This post examines several sides of the collision of privacy and freedom to offend. And comes to a conclusion that surprised me.
There's a lot of complex hand-wringing, celebration, and outrage making the rounds about the recent Gawker post that outed internet uber-troll Michael Brutsch, who for years has led an anonymous and wildly successful movement on Reddit and elsewhere to be as calculatingly cruel as possible to victims of previous crimes and other offences.
The hand wringers are pretty uniformly people who recognize Brutsch for the flaming fucking asshole he is... but who nevertheless feel conflicted about people's rights to a) post anonymously and b) retain a right to free speech. Oh, and possibly c) a right to privacy.
There are others who feel that the mere nature of Brutsch's deplorability (and, seriously, the guy is utterly deplorable) deprives him of his rights to free speech and privacy.
And there are yet still others who feel that the very deplorability of Brutsch's "speech" (and again, seriously, his entire on-line presence revolved around creating, celebrating, and nurturing deplorability) somehow enshrines his rights to free speech and privacy.
Sorry, gang, there's no paradox, no cause for outrage, no cause for censorship, and definitely no cause for hand-wringing.
Instead it's a matter of standards. Standards of decency. Standards of deplorability too.
It is, of course, equally deplorable to either a) to offend sensibilities by encouraging others to jack off to photos of dead minor children as Michael Brutsch, operating under the pseduonym Violentacrez did, or b) to offend sensibilities by outing someone who posts anonymously on the internet, as Gawker Media did.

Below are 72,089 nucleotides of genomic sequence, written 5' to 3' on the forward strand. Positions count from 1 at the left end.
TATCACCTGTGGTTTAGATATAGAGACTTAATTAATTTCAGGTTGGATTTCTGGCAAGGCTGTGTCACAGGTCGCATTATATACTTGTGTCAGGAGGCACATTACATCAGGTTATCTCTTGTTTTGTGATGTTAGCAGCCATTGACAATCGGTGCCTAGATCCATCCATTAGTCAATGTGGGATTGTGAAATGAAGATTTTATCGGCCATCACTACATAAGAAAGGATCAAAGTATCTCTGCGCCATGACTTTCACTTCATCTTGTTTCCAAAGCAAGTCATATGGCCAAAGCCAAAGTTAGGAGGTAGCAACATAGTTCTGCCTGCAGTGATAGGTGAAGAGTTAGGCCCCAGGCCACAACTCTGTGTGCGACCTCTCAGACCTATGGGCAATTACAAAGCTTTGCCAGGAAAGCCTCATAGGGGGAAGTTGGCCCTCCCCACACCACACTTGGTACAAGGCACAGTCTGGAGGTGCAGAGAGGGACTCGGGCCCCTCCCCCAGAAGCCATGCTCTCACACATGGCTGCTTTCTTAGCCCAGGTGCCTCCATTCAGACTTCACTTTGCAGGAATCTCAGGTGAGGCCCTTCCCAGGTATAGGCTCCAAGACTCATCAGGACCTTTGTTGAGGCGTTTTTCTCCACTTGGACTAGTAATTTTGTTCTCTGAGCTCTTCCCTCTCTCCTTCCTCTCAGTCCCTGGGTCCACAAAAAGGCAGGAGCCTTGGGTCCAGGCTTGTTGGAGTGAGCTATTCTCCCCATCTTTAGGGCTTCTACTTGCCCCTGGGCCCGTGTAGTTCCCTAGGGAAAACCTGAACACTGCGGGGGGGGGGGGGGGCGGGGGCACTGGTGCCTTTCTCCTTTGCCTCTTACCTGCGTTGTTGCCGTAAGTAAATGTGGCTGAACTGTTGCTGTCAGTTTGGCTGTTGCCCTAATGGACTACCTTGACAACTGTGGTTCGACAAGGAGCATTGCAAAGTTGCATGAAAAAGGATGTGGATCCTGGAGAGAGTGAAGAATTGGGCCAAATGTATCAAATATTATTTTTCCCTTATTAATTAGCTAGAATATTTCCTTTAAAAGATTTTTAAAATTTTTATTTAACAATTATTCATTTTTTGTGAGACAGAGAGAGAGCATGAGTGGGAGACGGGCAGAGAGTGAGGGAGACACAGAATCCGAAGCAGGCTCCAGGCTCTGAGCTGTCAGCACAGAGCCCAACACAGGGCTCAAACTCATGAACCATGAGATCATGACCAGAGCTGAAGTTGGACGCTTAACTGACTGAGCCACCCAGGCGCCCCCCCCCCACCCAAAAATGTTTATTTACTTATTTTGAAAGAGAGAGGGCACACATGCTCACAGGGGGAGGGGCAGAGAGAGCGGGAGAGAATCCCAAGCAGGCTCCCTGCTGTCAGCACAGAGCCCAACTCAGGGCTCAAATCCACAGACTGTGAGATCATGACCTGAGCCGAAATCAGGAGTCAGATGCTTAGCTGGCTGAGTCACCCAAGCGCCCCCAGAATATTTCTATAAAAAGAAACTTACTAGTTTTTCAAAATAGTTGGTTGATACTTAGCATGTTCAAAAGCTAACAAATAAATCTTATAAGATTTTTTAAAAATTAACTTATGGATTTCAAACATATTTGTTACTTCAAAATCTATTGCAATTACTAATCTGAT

Sorry, on the hand-wringer-y side it's just true: if you're offended by one you should be offended by the other -- and thus people offended by outing Brutsch's "speech" must by definition be offended by Gawker outing him.
Similarly, sorry, on the censorship side it's just true: if you defend Brusch's right to post calculatingly deplorale "speech" on the internet then you by definition must defend Gawker Media for outing him.
And finally, sorry, on the free-speech side it's just true: if you agree that Brusch should have been outed for posting his deplorable speech then by definition you agree he should be able to post it.
If you think you can weasle out of it by picking one side or the other you're mistaken. (Well, while remaining a progressive anyway: conservatives do it with self-serving ease but that's why they disgust us.) If you think you need to wring your hands over it you're also mistaken. (Well, while remaining progressive anyway: liberals do it with self-defeating ease but that's why so many of them disgust everyone else.)
Update: Other variations include
If you support censor Gawker for outing Brutsch you support censoring Brutsch
If you support taking revenge on Gawker for outing Brutsch you support taking revenge on Brutsch